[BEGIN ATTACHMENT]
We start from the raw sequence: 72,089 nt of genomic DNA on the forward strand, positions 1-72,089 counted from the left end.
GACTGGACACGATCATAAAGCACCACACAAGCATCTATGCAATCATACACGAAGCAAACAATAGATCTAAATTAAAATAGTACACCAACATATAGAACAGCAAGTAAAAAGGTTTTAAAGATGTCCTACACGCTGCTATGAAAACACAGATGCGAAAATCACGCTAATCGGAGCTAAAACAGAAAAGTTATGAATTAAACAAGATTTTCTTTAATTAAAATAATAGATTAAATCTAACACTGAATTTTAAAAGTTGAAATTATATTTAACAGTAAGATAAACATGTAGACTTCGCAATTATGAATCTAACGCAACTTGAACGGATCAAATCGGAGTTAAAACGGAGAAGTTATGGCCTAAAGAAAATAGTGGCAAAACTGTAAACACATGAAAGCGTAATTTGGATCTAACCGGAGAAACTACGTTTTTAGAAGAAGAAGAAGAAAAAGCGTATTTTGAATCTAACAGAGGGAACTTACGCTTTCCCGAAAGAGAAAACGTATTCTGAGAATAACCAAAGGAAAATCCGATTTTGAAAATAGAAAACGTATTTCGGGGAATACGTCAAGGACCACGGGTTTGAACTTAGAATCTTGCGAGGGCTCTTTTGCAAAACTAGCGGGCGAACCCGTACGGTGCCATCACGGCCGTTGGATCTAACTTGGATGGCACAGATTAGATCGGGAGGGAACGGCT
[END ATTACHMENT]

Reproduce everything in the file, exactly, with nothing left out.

We start from the raw sequence: 72,089 nt of genomic DNA on the forward strand, positions 1-72,089 counted from the left end.
GACTGGACACGATCATAAAGCACCACACAAGCATCTATGCAATCATACACGAAGCAAACAATAGATCTAAATTAAAATAGTACACCAACATATAGAACAGCAAGTAAAAAGGTTTTAAAGATGTCCTACACGCTGCTATGAAAACACAGATGCGAAAATCACGCTAATCGGAGCTAAAACAGAAAAGTTATGAATTAAACAAGATTTTCTTTAATTAAAATAATAGATTAAATCTAACACTGAATTTTAAAAGTTGAAATTATATTTAACAGTAAGATAAACATGTAGACTTCGCAATTATGAATCTAACGCAACTTGAACGGATCAAATCGGAGTTAAAACGGAGAAGTTATGGCCTAAAGAAAATAGTGGCAAAACTGTAAACACATGAAAGCGTAATTTGGATCTAACCGGAGAAACTACGTTTTTAGAAGAAGAAGAAGAAAAAGCGTATTTTGAATCTAACAGAGGGAACTTACGCTTTCCCGAAAGAGAAAACGTATTCTGAGAATAACCAAAGGAAAATCCGATTTTGAAAATAGAAAACGTATTTCGGGGAATACGTCAAGGACCACGGGTTTGAACTTAGAATCTTGCGAGGGCTCTTTTGCAAAACTAGCGGGCGAACCCGTACGGTGCCATCACGGCCGTTGGATCTAACTTGGATGGCACAGATTAGATCGGGAGGGAACGGCT